According to a statement by the National Institute of Anthropology and History (INAH) of Mexico, a new species of dinosaur, a priori peaceful and sociable, has been identified by a team of palaeontologists in Mexico after the discovery nearly a decade ago of its almost 72 million years old fossilized bones.

“72 or 73 million years ago, a huge herbivorous dinosaur died in a body of water rich in sediments, so its body was quickly covered by the soil and managed to be preserved for centuries”, the INAH said in its statement.

The new species,given the name Tlatolophus galorum, was identified as a crested dinosaur after 80% of its skull was recovered, allowing experts to compare it with other dinosaurs of this type, according to the INAH.

The research, which also involved experts from the Autonomous National University of Mexico, began in 2013 after unearthing the dinosaur’s tail in the state of Coahuila in northwestern Mexico, where the rest of the discoveries were made.

“When we recovered the tail, we continued digging under the spot it was found. The surprise came when we started unearthing bones such as the femur, the shoulder and other parts”, said Alejandro Ramires, a scientist who participated in the discovery.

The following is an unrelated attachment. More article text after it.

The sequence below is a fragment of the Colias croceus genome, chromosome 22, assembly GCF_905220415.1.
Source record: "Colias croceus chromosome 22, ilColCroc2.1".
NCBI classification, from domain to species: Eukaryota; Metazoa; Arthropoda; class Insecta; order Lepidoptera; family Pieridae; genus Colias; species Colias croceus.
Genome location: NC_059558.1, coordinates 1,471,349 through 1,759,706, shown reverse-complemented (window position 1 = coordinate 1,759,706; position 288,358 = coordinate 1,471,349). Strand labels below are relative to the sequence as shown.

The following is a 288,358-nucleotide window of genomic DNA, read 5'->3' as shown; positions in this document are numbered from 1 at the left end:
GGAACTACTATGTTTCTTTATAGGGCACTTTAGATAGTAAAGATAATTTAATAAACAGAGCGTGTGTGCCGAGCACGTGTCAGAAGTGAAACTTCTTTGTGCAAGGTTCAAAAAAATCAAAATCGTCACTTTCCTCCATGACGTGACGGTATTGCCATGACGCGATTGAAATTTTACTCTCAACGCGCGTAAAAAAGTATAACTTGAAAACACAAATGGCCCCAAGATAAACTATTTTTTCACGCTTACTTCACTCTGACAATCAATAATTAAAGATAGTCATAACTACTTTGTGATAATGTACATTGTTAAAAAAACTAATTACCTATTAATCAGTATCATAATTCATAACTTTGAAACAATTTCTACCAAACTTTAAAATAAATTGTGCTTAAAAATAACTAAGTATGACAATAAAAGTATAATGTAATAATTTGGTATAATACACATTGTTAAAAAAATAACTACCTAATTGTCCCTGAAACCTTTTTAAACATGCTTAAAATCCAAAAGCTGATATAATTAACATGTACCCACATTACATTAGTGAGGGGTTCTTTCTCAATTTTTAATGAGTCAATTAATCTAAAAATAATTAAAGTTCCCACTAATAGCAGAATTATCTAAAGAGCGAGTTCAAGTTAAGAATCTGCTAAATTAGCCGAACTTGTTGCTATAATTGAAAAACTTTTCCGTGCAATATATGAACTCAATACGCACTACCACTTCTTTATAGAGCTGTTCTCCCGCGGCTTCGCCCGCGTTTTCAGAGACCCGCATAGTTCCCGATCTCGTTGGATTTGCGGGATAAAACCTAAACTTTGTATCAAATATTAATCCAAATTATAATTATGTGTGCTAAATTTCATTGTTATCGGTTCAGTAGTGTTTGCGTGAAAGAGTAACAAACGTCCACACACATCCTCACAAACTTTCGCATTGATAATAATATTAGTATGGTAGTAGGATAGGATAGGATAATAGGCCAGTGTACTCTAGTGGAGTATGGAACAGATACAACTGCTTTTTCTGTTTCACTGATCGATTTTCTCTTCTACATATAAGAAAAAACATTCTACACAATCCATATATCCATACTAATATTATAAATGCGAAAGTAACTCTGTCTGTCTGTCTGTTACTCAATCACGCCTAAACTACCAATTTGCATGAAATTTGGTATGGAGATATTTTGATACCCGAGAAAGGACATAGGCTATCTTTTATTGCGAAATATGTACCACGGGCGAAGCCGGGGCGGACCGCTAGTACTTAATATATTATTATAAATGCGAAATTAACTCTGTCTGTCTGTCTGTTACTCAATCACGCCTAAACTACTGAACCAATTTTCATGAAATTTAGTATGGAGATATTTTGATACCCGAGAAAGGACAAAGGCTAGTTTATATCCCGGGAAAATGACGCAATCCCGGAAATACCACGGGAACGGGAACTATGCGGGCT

Scientists later managed to collect, clean and analyze other bone fragments from the front of the dinosaur’s body.

The INAH added in its announcement that the palaeontologists then found the dinosaur’s crest which was 1.32 meters long as well as other parts of the skull: the lower and upper jaws, the palate, and even a part known as the neurocranium which held its brain, leading to its recognition in 2021 as a new species of dinosaur.

The Mexican anthropological organization also explained the meaning of the name of the new species of dinosaur; Tlatolophus galorum. Tlatolophus is a synthesis of two words, Tlatok a term from the indigenous Mexican language of Natuatl meaning “word” and lophus the Greek for plume. According to the INAH, galorum refers to the people associated with this research.

“We know they could hear low-frequency sounds, so they must have been peaceful dinosaurs, but sociable”, the institute pointed out .

Palaeontologists also believe that “they made loud noises to scare away carnivores or for breeding purposes” and that “their crest was brightly coloured.”

The discovery was published in the journal Cretaceous Research, concluded the INAH.